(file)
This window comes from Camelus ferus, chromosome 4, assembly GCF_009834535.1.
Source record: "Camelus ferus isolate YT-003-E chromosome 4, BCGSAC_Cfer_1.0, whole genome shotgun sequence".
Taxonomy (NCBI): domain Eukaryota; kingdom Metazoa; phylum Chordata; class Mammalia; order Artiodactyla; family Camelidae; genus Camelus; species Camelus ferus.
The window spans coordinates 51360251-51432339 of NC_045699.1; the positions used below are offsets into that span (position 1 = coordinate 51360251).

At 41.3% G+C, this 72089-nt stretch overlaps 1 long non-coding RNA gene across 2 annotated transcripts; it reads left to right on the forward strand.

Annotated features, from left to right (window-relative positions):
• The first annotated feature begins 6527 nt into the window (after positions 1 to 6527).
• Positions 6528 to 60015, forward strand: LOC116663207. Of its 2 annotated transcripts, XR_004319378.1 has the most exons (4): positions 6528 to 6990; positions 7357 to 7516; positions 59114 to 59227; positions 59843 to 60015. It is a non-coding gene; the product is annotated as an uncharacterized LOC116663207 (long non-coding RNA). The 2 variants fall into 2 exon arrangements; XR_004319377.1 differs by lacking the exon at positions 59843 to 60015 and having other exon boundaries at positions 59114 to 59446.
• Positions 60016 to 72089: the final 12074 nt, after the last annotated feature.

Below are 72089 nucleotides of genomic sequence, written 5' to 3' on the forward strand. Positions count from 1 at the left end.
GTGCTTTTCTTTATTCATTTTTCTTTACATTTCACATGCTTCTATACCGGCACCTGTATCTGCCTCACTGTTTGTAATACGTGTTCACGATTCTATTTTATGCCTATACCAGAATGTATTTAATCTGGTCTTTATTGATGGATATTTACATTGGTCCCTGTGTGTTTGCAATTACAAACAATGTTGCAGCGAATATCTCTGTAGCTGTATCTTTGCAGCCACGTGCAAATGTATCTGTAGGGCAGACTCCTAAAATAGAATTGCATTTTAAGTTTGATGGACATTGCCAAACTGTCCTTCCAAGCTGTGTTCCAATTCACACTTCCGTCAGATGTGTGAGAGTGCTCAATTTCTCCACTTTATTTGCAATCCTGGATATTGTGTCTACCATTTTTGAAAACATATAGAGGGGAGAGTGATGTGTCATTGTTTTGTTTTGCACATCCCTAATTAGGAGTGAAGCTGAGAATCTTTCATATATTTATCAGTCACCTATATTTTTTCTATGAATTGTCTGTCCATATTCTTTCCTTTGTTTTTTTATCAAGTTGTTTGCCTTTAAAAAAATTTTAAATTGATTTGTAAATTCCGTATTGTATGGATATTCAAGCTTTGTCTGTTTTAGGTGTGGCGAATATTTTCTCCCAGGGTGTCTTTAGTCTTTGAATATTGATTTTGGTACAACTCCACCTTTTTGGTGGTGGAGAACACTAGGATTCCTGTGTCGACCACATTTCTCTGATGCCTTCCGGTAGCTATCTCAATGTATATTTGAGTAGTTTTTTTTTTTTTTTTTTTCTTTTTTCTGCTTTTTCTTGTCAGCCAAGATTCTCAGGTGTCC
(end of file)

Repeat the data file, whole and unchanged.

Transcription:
This window comes from Camelus ferus, chromosome 4, assembly GCF_009834535.1.
Source record: "Camelus ferus isolate YT-003-E chromosome 4, BCGSAC_Cfer_1.0, whole genome shotgun sequence".
Taxonomy (NCBI): domain Eukaryota; kingdom Metazoa; phylum Chordata; class Mammalia; order Artiodactyla; family Camelidae; genus Camelus; species Camelus ferus.
The window spans coordinates 51360251-51432339 of NC_045699.1; the positions used below are offsets into that span (position 1 = coordinate 51360251).

At 41.3% G+C, this 72089-nt stretch overlaps 1 long non-coding RNA gene across 2 annotated transcripts; it reads left to right on the forward strand.

Annotated features, from left to right (window-relative positions):
• The first annotated feature begins 6527 nt into the window (after positions 1 to 6527).
• Positions 6528 to 60015, forward strand: LOC116663207. Of its 2 annotated transcripts, XR_004319378.1 has the most exons (4): positions 6528 to 6990; positions 7357 to 7516; positions 59114 to 59227; positions 59843 to 60015. It is a non-coding gene; the product is annotated as an uncharacterized LOC116663207 (long non-coding RNA). The 2 variants fall into 2 exon arrangements; XR_004319377.1 differs by lacking the exon at positions 59843 to 60015 and having other exon boundaries at positions 59114 to 59446.
• Positions 60016 to 72089: the final 12074 nt, after the last annotated feature.

Below are 72089 nucleotides of genomic sequence, written 5' to 3' on the forward strand. Positions count from 1 at the left end.
GTGCTTTTCTTTATTCATTTTTCTTTACATTTCACATGCTTCTATACCGGCACCTGTATCTGCCTCACTGTTTGTAATACGTGTTCACGATTCTATTTTATGCCTATACCAGAATGTATTTAATCTGGTCTTTATTGATGGATATTTACATTGGTCCCTGTGTGTTTGCAATTACAAACAATGTTGCAGCGAATATCTCTGTAGCTGTATCTTTGCAGCCACGTGCAAATGTATCTGTAGGGCAGACTCCTAAAATAGAATTGCATTTTAAGTTTGATGGACATTGCCAAACTGTCCTTCCAAGCTGTGTTCCAATTCACACTTCCGTCAGATGTGTGAGAGTGCTCAATTTCTCCACTTTATTTGCAATCCTGGATATTGTGTCTACCATTTTTGAAAACATATAGAGGGGAGAGTGATGTGTCATTGTTTTGTTTTGCACATCCCTAATTAGGAGTGAAGCTGAGAATCTTTCATATATTTATCAGTCACCTATATTTTTTCTATGAATTGTCTGTCCATATTCTTTCCTTTGTTTTTTTATCAAGTTGTTTGCCTTTAAAAAAATTTTAAATTGATTTGTAAATTCCGTATTGTATGGATATTCAAGCTTTGTCTGTTTTAGGTGTGGCGAATATTTTCTCCCAGGGTGTCTTTAGTCTTTGAATATTGATTTTGGTACAACTCCACCTTTTTGGTGGTGGAGAACACTAGGATTCCTGTGTCGACCACATTTCTCTGATGCCTTCCGGTAGCTATCTCAATGTATATTTGAGTAGTTTTTTTTTTTTTTTTTTTCTTTTTTCTGCTTTTTCTTGTCAGCCAAGATTCTCAGGTGTCC